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The directed formation of complex three-dimensional (3D) tissue architecture is a fundamental goal in tissue engineering and regenerative medicine. The growth of cells in 3D structures is expected to influence cellular phenotype and function, especially relative cell distribution, expression profiles, and responsiveness to exogenous signals; however, relatively few studies have been carried out to examine the effects of 3D reaggregation on cells from critical target organs, like the heart. Accordingly, we cultured primary cardiac ventricular cells in a 3D model system using a serum-free medium to test the hypothesis that expression profiles, multicellular organizational pathways, tissue maturation markers, and responsiveness to hormone stimulation were significantly altered in stable cell populations grown in 3D versus 2D culture. We found that distinct multi-cellular structures formed in 3D in conjunction with changes in mRNA expression profile, up-regulation of endothelial cell migratory pathways, decreases in the expression of fetal genes (Nppa and Ankrd1), and increased sensitivity to tri-iodothyronine stimulation when compared to parallel 2D cultures comprising the same cell populations. These results indicate that the culture of primary cardiac cells in 3D aggregates leads to physiologically relevant alterations in component cell phenotype consistent with cardiac ventricular tissue formation and maturation.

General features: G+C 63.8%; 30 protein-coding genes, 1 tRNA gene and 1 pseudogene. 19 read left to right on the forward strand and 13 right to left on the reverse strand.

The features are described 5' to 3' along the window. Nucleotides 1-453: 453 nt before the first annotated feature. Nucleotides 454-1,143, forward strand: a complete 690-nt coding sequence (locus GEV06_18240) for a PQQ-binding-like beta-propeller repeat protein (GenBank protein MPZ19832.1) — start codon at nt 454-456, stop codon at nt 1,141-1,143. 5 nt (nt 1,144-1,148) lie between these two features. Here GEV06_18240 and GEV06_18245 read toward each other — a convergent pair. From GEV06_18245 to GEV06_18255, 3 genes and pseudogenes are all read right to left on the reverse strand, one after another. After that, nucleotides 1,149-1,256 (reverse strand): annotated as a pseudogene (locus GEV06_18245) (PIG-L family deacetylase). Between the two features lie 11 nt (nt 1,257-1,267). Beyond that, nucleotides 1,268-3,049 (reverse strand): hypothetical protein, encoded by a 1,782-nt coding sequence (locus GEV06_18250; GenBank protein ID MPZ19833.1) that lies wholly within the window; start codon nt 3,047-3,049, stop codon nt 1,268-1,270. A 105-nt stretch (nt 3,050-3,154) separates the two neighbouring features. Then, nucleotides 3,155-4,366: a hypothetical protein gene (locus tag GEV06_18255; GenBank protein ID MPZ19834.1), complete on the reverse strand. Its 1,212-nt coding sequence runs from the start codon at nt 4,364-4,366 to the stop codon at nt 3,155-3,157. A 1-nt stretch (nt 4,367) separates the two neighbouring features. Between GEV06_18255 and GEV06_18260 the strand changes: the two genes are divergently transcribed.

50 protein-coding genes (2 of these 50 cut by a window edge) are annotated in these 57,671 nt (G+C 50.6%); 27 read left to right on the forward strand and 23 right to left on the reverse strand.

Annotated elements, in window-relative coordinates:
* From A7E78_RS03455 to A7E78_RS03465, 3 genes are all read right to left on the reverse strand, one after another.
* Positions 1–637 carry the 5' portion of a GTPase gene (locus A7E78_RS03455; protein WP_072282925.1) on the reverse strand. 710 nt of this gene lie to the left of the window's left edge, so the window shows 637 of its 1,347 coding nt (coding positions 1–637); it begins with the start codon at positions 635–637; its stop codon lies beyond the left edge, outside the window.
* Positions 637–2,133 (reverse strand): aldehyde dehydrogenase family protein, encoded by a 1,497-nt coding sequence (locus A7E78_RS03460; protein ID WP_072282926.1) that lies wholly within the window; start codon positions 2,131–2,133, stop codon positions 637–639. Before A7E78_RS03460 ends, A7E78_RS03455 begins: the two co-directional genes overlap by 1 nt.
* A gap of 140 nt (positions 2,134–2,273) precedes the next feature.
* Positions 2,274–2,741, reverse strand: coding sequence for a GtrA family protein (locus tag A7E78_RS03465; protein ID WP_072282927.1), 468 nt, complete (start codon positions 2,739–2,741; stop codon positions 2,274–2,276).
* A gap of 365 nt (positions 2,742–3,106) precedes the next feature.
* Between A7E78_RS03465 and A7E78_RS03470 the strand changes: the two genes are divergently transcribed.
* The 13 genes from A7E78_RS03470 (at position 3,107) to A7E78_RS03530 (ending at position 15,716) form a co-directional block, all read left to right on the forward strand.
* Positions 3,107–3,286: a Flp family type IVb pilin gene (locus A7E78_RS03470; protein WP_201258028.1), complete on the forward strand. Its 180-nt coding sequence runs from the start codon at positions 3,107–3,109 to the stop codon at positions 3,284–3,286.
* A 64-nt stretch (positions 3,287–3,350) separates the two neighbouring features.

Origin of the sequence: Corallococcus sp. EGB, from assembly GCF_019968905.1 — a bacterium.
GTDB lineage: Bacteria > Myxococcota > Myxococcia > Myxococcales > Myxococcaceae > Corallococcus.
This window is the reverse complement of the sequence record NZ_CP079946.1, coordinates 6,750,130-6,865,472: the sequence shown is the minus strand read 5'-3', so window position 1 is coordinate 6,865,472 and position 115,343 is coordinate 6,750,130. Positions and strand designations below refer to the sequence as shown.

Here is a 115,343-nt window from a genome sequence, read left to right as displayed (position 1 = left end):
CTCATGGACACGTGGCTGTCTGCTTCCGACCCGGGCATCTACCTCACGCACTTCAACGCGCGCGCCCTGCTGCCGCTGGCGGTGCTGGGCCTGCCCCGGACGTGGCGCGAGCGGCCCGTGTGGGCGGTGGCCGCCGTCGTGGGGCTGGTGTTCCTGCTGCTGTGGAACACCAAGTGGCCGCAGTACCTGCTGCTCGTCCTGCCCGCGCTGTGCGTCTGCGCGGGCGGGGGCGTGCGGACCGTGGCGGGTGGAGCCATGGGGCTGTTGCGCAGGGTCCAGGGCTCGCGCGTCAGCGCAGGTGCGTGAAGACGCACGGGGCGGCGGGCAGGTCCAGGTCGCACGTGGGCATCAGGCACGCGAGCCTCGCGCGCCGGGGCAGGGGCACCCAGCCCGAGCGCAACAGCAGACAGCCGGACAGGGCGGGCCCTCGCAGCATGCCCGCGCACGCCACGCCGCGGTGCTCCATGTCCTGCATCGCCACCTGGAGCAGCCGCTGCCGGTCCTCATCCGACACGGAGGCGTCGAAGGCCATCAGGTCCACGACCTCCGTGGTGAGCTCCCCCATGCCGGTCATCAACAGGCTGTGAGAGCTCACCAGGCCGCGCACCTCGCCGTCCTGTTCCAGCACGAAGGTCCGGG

Tissues and organs depend on complex, three-dimensional (3D), multi-cellular structures to function. Reestablishing these tissue architectures ex vivo or in situ is a central goal in tissue engineering and regenerative medicine. The heart is a principal target for research in these areas, but the effects of 3D organization on the cells that make up the heart are not well understood. Encouragingly, several groups1–12 have described the self-organization and neovascularization of 3D heart cell reaggregates in vitro. These studies demonstrate that populations of primary cardiac cells can reestablish aspects of tissue-level architecture when grown in supportive culture systems; however, the effects of 3D culture on the molecular phenotype of the component cells remain largely unexplored. With mounting evidence that multi-cellular organization has profound effects on cell function,13,14 there is a need to characterize associations between multi-cellular structure and cell phenotype ex vivo so that issues of cell responsiveness to different culture conditions can be included in the design of advanced scaffolds for tissue engineering.
Primary neonatal rat cardiac ventricle cells (NRCVCs) represent a useful and accessible model system for tissue engineering and molecular studies. Isolated NRCVCs comprise a mixed population of cells representative of the intact tissue and include 75–80% cardiac muscle cells (cardiomyocytes [CMs]), which are widely recognized to be nonproliferative, with the remainder made up largely of endothelial cells (ECs) and cardiac fibroblasts,15–18 which are highly proliferative. The growth of such mixed cell populations in serum-containing media often leads to fibroblast overgrowth. Serum-free media, on the other hand, can severely restrict cell proliferation, and in the present study, NRCVCs were grown in a custom serum-free medium to investigate phenotypic differences associated with 3D versus two-dimensional (2D) culture systems. Specifically, we investigated alterations in multi-cellular architecture, differences in gene expression profile, and changes in hallmarks of ventricular tissue development and maturation, including (i) the distribution of ECs within 3D aggregates, (ii) the maturational status of the ventricular myocytes detected as decreases in fetal gene expression, and (iii) the responsiveness of the cellular system to hormonal stimulation by triiodothyronine (T3).